Thursday, August 16, 2007

"Death To Palaces" director's commentary

When I sat down with Ryan and Wesley from Young Sportsmen to interview them (see last two posts), I decided it would also be fun to run the CD and have them provide commentary on the songs, a la the "director's commentary" on DVDs.

What follows is my own thoughts on the record with their comments following my own

Don't forget that "Death To Palaces," which I predict will be one of the best records released by a Seattle band in 2007, is being officially released at a show on Saturday, August 18 at the Sunset Tavern.

Young Sportsmen, Death to Palaces

Track 1 - Unnecessary

SBP: This song typifies the Young Sportsmen's approach to powerpop - driving, deliberate, relentless, powerful, but still very melodic. But, the song goes back further than Young Sportsmen.

Wesley: This was always a favorite song of mine in Ryan’s band The Fongs, and they would open their set with this and I would just feel this sense of elation.

Track 2 - Her Independent Feature

SPB: Her Independent Feature is a head-bopping anthem, churning greater than the pace of the human heart, rushing adrenalin and joy.

Wesley: I always get nervous bringing new stuff for practice, and I brought this one and everyone seemed to respond really positively right away. It was nice to get a sense that everyone was jazzed about it.

I liked it because I was able to play (imitates his guitar). I copped like three different players. Guy Lyons from the Figgs with the double stops, and then put the little acoustic thing like in (The Cult’s) “Love Removal Machine.”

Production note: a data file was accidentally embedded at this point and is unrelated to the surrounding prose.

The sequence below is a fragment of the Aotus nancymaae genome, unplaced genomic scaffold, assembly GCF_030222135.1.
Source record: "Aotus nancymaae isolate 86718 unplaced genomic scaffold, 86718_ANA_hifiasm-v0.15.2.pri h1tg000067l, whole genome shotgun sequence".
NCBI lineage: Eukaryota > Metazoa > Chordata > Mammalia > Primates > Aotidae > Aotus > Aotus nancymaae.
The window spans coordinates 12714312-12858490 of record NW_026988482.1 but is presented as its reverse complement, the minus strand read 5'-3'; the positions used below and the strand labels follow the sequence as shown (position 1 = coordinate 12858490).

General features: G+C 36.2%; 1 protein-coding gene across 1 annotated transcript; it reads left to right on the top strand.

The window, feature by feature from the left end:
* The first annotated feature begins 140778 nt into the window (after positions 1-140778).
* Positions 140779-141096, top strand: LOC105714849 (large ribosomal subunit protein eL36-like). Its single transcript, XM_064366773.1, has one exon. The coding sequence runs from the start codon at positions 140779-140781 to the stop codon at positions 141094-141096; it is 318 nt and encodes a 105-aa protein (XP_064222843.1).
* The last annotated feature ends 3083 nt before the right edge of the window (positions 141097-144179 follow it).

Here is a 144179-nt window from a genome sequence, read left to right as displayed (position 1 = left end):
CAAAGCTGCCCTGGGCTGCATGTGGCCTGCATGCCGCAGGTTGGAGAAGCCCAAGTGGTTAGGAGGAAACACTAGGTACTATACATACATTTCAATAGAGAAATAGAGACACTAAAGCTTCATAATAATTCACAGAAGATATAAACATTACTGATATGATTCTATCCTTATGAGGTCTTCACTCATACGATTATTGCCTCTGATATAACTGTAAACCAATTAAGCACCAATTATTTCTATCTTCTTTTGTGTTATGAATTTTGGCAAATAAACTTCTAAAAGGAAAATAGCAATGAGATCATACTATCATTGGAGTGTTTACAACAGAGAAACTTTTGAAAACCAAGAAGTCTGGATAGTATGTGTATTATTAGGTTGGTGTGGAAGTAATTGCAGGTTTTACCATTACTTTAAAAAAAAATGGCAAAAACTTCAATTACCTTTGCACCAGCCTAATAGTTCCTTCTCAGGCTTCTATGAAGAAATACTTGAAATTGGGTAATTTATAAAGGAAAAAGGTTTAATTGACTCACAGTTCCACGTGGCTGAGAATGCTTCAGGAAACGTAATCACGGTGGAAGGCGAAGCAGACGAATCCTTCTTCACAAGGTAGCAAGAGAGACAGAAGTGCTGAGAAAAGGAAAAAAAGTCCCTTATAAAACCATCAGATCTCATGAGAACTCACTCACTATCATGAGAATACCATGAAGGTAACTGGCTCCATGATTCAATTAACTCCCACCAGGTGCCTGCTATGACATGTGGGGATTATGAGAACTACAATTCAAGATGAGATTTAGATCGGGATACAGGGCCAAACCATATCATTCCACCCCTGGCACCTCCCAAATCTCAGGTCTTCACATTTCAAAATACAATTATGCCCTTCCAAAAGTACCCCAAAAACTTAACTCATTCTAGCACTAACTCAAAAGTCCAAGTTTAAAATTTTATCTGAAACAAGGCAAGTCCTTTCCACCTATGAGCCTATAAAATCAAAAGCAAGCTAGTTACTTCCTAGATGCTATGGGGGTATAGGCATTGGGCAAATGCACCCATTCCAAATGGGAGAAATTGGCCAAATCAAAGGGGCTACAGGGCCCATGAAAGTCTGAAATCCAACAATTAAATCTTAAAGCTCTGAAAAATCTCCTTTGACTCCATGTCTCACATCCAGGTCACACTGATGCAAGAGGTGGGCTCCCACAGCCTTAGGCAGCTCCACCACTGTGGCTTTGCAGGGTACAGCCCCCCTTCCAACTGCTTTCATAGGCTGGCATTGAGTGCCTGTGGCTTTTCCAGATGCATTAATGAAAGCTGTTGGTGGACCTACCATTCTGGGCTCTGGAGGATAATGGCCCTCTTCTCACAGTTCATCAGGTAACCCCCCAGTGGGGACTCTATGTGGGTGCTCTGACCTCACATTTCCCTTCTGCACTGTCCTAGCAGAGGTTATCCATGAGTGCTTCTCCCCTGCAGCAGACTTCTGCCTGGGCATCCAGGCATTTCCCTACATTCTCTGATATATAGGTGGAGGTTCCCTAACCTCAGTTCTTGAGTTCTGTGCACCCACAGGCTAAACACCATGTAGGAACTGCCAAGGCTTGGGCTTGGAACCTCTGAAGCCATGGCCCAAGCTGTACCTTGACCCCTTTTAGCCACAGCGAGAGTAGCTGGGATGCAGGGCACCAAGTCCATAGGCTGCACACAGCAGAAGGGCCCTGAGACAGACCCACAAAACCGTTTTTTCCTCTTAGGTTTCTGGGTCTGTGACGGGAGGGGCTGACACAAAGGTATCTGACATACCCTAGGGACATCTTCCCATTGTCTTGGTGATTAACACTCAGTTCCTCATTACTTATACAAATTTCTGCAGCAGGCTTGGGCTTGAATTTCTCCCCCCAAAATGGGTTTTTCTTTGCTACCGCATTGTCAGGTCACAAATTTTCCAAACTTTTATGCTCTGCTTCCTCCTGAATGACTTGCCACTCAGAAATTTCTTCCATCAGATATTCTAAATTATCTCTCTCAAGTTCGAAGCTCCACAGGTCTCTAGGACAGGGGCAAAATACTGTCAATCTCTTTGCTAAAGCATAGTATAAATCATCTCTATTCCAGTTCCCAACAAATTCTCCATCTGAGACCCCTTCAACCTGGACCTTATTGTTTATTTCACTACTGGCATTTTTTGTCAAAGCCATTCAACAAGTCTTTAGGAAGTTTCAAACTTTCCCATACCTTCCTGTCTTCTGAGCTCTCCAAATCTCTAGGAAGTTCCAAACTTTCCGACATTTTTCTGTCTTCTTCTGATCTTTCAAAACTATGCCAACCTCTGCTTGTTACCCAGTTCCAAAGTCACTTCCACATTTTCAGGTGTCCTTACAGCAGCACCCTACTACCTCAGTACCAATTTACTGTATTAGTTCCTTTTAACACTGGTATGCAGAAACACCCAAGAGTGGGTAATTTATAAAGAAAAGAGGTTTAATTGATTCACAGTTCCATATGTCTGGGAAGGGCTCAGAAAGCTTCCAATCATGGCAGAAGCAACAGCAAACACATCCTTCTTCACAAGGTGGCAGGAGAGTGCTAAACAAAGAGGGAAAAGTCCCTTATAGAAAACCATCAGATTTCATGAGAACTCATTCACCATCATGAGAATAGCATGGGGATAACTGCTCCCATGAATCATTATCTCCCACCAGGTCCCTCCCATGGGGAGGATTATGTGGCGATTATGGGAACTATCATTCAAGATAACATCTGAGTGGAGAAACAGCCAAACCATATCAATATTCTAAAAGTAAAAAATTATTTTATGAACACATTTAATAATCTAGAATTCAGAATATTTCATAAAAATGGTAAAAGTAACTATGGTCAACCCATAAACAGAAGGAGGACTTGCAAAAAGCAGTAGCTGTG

Track 3 - Shake the Shakers

SPB: The opening strains reference the might and chest-puffed indignity of The Who. Wesley's strained and emotionally drained vocal delivery in the verses draw you into the comparatively whispered bridge, climaxing with a triumphant chant of "feet don't fail me now." And the song's moral-of-the-story is "they're always behind you" indicates YS is a band who is happy with their place in the world and ready to give advice.

Ryan: I wrote the opening riff to this when we were in between bass players, and that’s all I had.

Wesley: That was one of the songs where Ryan had a couple of lines, like “velvet gloves with the fingers torn out,” and he was like I was this line in there.

Ryan: It was kind of about.. I won’t say which band. But, it was about a band and a particular look that was happening several years ago. Sort of the younger kids copping a Nikki Sixx/new wave/punk look.

It’s kind of a song to the kids, saying one day you’ll be older than dirt too, so don’t forget the songs. I know I look back at the shit I was wearing ten years ago and go “oh my god.”

Track 4 - Love or Monsters

SPB: Track four starts with a somewhat menacing, spacious and dynamic intro before launching into their trademark dual-guitar blast.

Ryan: I had this idea of doing a mid-tempo kind of Interpol riff, and all of a sudden I thought of the riff and in the kitchen I wrote this riff. (pause) And that’s all there is to that one (laughs). I love the lyrics, though.

Wesley: I went on a three day trip with my girlfriend up to Victoria, and brought my notepad along. I had some stuff left to write for the record, and I love being there. There’s something about that town. It’s gorgeous and peaceful and serene. I couldn’t seem to write here.

Ryan: I like the lyrics, because they’re vague.

Wesley: The ambiguity wasn’t intentional. But, I wanted it to be more evocative than direct. So, something more vague or open to whatever you bring to it.

Track 5 - Planetary Gears